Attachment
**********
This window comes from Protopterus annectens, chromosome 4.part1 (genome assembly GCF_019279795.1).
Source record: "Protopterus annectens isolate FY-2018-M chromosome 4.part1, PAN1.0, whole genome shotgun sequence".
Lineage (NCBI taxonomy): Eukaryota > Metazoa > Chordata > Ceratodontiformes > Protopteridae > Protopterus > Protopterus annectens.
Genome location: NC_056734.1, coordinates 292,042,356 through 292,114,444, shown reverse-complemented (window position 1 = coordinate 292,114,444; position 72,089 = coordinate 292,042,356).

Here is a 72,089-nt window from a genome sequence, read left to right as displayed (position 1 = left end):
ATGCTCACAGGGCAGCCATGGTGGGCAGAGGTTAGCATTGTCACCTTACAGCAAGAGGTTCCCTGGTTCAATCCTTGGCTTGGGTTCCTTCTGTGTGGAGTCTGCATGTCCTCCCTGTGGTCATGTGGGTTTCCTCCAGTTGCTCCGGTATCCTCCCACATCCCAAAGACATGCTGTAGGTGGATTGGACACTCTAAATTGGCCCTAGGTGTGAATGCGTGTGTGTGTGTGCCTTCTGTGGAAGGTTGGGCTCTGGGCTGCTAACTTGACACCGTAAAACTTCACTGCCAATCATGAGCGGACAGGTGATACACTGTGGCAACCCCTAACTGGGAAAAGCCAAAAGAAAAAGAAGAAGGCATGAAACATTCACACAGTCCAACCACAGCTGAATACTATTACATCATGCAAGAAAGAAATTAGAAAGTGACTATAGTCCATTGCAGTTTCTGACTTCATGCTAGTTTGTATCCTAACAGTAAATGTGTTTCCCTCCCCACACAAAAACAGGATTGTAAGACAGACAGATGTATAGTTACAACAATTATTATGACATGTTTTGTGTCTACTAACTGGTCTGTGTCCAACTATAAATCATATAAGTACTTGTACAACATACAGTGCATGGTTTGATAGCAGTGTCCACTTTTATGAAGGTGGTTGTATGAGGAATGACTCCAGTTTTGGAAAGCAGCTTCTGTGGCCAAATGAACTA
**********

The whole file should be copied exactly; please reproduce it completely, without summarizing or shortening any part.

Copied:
This window comes from Protopterus annectens, chromosome 4.part1 (genome assembly GCF_019279795.1).
Source record: "Protopterus annectens isolate FY-2018-M chromosome 4.part1, PAN1.0, whole genome shotgun sequence".
Lineage (NCBI taxonomy): Eukaryota > Metazoa > Chordata > Ceratodontiformes > Protopteridae > Protopterus > Protopterus annectens.
Genome location: NC_056734.1, coordinates 292,042,356 through 292,114,444, shown reverse-complemented (window position 1 = coordinate 292,114,444; position 72,089 = coordinate 292,042,356).

Here is a 72,089-nt window from a genome sequence, read left to right as displayed (position 1 = left end):
ATGCTCACAGGGCAGCCATGGTGGGCAGAGGTTAGCATTGTCACCTTACAGCAAGAGGTTCCCTGGTTCAATCCTTGGCTTGGGTTCCTTCTGTGTGGAGTCTGCATGTCCTCCCTGTGGTCATGTGGGTTTCCTCCAGTTGCTCCGGTATCCTCCCACATCCCAAAGACATGCTGTAGGTGGATTGGACACTCTAAATTGGCCCTAGGTGTGAATGCGTGTGTGTGTGTGCCTTCTGTGGAAGGTTGGGCTCTGGGCTGCTAACTTGACACCGTAAAACTTCACTGCCAATCATGAGCGGACAGGTGATACACTGTGGCAACCCCTAACTGGGAAAAGCCAAAAGAAAAAGAAGAAGGCATGAAACATTCACACAGTCCAACCACAGCTGAATACTATTACATCATGCAAGAAAGAAATTAGAAAGTGACTATAGTCCATTGCAGTTTCTGACTTCATGCTAGTTTGTATCCTAACAGTAAATGTGTTTCCCTCCCCACACAAAAACAGGATTGTAAGACAGACAGATGTATAGTTACAACAATTATTATGACATGTTTTGTGTCTACTAACTGGTCTGTGTCCAACTATAAATCATATAAGTACTTGTACAACATACAGTGCATGGTTTGATAGCAGTGTCCACTTTTATGAAGGTGGTTGTATGAGGAATGACTCCAGTTTTGGAAAGCAGCTTCTGTGGCCAAATGAACTA